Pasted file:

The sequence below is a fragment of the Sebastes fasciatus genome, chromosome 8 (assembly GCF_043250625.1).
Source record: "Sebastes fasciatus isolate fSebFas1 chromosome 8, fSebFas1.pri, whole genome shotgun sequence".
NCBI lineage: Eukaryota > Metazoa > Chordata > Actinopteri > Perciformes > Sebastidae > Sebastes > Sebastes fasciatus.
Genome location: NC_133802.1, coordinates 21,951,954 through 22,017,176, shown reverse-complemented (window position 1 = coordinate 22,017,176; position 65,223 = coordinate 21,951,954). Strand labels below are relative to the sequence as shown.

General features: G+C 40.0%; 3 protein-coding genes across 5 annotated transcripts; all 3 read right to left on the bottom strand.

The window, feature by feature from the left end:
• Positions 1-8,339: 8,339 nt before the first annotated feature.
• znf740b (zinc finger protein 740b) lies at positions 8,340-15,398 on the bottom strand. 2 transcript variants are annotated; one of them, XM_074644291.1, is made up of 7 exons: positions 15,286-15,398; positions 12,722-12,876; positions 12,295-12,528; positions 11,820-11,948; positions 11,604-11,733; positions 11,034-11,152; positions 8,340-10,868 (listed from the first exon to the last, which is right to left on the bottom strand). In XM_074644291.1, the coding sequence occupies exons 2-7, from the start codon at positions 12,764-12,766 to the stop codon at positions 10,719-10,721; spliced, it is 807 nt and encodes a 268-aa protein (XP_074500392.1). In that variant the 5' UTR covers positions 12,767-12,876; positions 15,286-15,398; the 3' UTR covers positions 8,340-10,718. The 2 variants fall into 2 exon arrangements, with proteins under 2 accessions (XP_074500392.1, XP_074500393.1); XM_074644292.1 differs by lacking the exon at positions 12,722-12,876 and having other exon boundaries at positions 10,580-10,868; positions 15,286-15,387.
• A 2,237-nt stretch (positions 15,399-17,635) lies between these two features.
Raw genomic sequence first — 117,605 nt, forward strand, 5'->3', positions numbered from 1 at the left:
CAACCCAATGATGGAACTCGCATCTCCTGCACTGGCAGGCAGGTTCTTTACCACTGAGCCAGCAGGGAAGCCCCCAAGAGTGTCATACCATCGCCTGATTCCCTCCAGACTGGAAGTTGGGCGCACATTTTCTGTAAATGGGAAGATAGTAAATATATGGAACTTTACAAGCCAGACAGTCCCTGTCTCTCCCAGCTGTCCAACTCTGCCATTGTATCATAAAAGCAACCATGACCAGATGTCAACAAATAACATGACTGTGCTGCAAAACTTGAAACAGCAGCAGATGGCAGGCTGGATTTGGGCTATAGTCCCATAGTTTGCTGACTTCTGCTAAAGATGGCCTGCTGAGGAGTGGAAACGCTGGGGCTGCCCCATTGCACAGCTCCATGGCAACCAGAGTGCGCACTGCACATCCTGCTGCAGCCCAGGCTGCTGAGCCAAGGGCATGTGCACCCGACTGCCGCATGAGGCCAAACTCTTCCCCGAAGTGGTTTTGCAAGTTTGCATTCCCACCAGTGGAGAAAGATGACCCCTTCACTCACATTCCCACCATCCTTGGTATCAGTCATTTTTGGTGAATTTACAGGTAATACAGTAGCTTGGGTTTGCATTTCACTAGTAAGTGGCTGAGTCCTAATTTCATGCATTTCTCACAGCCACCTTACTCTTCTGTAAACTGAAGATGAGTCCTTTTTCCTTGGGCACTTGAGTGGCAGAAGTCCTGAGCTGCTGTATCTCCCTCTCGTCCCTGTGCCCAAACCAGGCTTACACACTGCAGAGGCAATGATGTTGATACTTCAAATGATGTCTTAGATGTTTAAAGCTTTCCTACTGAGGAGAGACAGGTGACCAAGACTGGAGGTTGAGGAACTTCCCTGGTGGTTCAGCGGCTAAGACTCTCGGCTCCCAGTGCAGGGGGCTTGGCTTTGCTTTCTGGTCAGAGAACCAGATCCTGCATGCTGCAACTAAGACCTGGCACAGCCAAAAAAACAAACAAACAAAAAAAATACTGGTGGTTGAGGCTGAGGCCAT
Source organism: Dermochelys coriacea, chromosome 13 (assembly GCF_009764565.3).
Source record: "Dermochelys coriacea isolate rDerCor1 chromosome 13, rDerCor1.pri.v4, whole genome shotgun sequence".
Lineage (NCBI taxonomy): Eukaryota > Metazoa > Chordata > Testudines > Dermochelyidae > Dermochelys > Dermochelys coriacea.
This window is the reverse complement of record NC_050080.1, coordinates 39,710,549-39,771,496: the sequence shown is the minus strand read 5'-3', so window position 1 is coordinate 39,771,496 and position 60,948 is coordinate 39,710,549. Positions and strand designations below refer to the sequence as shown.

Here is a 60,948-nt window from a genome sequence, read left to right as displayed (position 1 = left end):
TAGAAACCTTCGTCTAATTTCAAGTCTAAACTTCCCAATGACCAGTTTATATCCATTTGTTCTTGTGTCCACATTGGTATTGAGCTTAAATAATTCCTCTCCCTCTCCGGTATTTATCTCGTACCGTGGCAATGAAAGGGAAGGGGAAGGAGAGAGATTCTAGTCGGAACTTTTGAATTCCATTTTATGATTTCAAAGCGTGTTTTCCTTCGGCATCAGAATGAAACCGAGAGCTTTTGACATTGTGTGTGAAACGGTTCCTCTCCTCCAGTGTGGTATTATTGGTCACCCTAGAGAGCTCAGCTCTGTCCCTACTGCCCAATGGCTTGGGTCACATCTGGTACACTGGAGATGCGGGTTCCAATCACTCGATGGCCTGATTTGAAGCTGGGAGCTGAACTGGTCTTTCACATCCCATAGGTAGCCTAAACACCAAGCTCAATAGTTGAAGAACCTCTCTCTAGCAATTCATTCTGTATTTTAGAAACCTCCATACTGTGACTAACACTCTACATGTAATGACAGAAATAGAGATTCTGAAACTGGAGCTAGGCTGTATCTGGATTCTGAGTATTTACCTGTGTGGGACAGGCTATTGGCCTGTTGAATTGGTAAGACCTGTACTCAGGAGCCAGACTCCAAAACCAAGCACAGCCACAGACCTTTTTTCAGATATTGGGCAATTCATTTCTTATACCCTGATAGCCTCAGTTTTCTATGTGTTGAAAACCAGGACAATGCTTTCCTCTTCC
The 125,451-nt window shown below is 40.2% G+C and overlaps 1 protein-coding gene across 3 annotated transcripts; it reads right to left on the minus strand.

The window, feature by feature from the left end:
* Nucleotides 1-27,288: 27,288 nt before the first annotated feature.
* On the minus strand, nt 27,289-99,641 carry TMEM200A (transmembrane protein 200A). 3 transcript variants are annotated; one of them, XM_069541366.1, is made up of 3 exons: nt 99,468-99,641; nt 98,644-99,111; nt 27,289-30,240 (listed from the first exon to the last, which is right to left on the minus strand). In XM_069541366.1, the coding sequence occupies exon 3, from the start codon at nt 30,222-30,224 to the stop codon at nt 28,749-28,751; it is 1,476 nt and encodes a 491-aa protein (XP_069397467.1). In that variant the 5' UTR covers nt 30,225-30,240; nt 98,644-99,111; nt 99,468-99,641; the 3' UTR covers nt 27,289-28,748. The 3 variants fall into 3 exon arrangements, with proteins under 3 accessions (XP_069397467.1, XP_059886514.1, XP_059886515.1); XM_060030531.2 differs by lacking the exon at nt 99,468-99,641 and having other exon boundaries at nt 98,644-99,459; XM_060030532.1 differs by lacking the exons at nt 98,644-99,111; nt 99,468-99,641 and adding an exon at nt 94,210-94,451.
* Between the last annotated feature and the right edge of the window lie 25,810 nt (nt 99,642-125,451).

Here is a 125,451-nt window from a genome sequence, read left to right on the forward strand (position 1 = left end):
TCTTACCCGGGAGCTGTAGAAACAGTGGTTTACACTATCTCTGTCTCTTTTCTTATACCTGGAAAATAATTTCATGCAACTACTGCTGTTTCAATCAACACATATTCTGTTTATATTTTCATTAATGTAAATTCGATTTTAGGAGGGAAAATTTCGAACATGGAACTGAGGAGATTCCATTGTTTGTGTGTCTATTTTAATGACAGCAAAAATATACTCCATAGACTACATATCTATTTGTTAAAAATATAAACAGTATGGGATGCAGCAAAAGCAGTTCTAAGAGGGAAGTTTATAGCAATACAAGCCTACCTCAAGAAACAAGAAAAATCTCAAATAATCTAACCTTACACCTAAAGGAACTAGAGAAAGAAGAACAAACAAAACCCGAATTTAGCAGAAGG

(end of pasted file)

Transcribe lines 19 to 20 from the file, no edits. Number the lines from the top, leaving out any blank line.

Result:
The window, feature by feature from the left end:
* Nucleotides 1-27,288: 27,288 nt before the first annotated feature.